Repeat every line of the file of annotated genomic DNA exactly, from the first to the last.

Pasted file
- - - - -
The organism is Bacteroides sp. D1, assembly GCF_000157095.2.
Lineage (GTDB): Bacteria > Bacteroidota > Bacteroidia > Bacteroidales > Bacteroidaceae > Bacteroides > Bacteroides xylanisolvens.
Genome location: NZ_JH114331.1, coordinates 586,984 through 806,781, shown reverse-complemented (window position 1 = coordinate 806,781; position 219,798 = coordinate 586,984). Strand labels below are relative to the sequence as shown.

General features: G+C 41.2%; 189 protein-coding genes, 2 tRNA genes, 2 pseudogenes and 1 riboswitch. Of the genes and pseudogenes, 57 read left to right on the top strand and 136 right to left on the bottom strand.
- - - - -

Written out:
The organism is Bacteroides sp. D1, assembly GCF_000157095.2.
Lineage (GTDB): Bacteria > Bacteroidota > Bacteroidia > Bacteroidales > Bacteroidaceae > Bacteroides > Bacteroides xylanisolvens.
Genome location: NZ_JH114331.1, coordinates 586,984 through 806,781, shown reverse-complemented (window position 1 = coordinate 806,781; position 219,798 = coordinate 586,984). Strand labels below are relative to the sequence as shown.

General features: G+C 41.2%; 189 protein-coding genes, 2 tRNA genes, 2 pseudogenes and 1 riboswitch. Of the genes and pseudogenes, 57 read left to right on the top strand and 136 right to left on the bottom strand.